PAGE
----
|Publication number||US4909736 A|
|Application number||US 07/188,067|
|Publication date||Mar 20, 1990|
|Filing date||Apr 27, 1988|
|Priority date||Apr 28, 1987|
|Publication number||07188067, 188067, US 4909736 A, US 4909736A, US-A-4909736, US4909736 A, US4909736A|
|Inventors||Charles H. Ritter|
|Original Assignee||Ritter Charles H|
|Export Citation||BiBTeX, EndNote, RefMan|
|Patent Citations (11), Referenced by (33), Classifications (11), Legal Events (4)|
|External Links: USPTO, USPTO Assignment, Espacenet|
This is a continuation-in-part of my prior application Ser. No. 043,452, filed Apr. 28, 1987 for METHOD OF REPAIRING A TOOTH AND APPARATUS THEREFOR, now abandoned.
In the field of dental medicine, metal amalgams and foils for tooth restoration are giving way to non-metal compositions, such as the composite materials, both light and self-curing. These new restorative materials are advantageous over the prior art metal amalgams in that they are biologically inert, take less time to work with and achieve a more desirable cosmetic effect in terms of matched tooth coloration.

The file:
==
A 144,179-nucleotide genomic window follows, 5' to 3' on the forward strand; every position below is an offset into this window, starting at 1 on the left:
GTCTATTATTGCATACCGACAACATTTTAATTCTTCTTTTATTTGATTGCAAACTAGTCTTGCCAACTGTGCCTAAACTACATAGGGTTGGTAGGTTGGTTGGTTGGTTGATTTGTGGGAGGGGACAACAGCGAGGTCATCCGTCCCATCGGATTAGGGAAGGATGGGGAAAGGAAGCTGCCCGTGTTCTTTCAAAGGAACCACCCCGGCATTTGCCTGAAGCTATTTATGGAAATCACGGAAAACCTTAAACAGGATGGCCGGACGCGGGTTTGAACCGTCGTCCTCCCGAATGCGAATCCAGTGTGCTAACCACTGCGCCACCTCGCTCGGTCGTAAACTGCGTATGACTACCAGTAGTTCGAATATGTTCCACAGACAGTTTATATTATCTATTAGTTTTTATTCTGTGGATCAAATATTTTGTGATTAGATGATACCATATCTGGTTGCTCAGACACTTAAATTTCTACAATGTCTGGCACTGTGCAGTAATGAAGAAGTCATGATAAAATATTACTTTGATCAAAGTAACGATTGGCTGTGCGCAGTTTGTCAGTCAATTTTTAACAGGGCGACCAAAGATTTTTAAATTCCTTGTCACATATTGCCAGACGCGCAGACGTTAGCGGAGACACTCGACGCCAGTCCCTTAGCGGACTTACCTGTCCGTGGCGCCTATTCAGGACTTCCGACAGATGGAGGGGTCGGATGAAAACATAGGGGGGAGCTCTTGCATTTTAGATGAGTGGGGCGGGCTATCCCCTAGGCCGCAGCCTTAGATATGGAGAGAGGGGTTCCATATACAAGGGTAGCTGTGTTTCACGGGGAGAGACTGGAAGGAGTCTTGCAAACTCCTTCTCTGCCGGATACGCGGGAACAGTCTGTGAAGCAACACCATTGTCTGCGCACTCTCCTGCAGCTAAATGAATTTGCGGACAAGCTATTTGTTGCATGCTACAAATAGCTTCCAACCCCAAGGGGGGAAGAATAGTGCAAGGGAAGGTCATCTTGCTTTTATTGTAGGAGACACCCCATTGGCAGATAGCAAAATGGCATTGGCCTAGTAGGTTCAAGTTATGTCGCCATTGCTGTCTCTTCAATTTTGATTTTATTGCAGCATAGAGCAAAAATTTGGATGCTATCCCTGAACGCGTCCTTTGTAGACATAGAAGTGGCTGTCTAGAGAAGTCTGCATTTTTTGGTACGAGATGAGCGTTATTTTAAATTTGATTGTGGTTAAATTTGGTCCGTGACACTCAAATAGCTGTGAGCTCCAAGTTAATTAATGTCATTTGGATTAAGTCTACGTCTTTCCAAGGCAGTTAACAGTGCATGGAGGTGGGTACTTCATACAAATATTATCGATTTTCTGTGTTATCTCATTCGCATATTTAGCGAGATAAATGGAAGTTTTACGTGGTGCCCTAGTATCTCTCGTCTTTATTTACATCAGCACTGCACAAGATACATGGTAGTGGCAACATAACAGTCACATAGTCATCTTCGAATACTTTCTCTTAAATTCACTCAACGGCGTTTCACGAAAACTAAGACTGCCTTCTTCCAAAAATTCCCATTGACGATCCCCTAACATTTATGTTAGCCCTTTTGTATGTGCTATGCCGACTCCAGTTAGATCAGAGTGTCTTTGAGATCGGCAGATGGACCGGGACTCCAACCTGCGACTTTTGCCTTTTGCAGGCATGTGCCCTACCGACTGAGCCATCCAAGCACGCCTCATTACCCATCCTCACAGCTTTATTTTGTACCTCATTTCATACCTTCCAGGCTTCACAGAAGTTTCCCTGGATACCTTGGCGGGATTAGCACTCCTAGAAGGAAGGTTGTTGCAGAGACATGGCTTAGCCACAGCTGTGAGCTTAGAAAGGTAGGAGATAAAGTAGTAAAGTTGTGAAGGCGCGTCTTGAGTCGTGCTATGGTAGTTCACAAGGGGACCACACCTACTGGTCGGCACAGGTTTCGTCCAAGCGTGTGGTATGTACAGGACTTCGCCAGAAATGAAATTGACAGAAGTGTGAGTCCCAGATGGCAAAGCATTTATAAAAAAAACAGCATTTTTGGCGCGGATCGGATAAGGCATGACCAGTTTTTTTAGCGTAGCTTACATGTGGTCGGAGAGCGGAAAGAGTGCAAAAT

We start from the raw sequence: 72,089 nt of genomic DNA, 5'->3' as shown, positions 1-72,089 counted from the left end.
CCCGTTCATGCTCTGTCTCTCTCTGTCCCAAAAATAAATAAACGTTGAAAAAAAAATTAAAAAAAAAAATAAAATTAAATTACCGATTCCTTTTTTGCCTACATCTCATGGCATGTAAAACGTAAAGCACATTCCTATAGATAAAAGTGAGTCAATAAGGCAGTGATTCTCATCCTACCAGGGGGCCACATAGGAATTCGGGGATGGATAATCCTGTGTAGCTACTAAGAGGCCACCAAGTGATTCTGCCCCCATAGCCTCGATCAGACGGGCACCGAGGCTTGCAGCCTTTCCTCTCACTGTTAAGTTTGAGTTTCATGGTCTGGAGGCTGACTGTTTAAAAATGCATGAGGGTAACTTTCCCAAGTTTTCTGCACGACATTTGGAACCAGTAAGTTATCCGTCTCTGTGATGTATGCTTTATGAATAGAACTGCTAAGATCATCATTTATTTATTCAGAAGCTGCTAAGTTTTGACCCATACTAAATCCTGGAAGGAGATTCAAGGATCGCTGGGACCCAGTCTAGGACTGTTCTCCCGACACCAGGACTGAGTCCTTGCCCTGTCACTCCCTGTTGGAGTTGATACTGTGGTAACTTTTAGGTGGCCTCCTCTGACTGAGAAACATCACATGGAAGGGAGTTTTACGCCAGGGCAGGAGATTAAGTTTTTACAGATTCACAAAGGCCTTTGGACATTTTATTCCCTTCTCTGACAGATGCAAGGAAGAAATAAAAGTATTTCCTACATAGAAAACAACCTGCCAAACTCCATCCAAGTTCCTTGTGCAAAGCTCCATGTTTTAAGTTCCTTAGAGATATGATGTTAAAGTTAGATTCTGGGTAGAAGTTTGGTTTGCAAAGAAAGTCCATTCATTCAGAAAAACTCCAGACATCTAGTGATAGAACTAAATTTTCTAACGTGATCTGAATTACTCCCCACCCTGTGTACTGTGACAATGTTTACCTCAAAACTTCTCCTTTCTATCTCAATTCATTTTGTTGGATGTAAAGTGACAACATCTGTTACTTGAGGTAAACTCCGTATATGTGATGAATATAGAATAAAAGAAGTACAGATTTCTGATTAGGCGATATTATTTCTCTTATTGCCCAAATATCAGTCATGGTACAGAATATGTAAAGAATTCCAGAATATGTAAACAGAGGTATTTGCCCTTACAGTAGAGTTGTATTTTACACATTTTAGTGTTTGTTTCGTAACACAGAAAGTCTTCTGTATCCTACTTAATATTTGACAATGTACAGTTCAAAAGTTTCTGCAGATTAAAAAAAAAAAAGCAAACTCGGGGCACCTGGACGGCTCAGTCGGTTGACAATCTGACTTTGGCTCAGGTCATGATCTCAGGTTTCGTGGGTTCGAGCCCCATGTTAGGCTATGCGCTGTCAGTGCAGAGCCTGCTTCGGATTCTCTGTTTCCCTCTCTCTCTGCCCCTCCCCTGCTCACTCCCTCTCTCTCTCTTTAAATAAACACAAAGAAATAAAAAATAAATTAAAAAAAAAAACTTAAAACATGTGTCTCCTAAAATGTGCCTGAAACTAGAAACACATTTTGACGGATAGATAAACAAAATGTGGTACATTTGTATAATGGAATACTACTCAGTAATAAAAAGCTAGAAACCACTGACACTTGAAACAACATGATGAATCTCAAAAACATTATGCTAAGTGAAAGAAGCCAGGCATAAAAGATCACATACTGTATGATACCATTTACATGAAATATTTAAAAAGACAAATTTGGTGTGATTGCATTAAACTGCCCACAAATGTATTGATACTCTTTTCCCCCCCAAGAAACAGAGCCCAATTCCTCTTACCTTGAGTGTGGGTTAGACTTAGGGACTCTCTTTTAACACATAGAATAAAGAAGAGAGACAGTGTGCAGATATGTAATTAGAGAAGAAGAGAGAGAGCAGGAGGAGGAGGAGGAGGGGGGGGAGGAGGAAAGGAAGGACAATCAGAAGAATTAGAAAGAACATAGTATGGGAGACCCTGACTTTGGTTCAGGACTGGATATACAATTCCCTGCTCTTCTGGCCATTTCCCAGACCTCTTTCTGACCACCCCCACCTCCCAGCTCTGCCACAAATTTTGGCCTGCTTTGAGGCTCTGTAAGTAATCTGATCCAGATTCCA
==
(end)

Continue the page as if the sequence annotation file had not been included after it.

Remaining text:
The main drawback with the modern restorative materials is the finishing of the tooth after the material has been cured by polymerization or other chemical reaction. Conventionally, after the tooth has been excavated of the lesion by drilling, the site is isolated with a rubber dam or similar device to insure isolation of the site from any adjacent teeth. The restorative material is then mixed in the proper proportions and inserted into the excavated site. Very often the restorative material is cured by directing a high intensity light beam onto the matrix. It is sometimes necessary to slightly overfill the excavated site with restorative material to insure complete filling with cured material. After curing is complete, the excess material must be removed. Conventionally, the material is removed by manually urging a polishing cloth or the like back and forth until the excess material is removed. Rotary disks and high speed bits compromise the integrity of the surface and are, at best, time consuming. Sanding strips, frequently used, may break upon being inserted between the teeth. Further, excessive force used when inserting a strip may cause trauma to the gingival region near the base of the tooth, thereby causing hemorrhage to the tissue.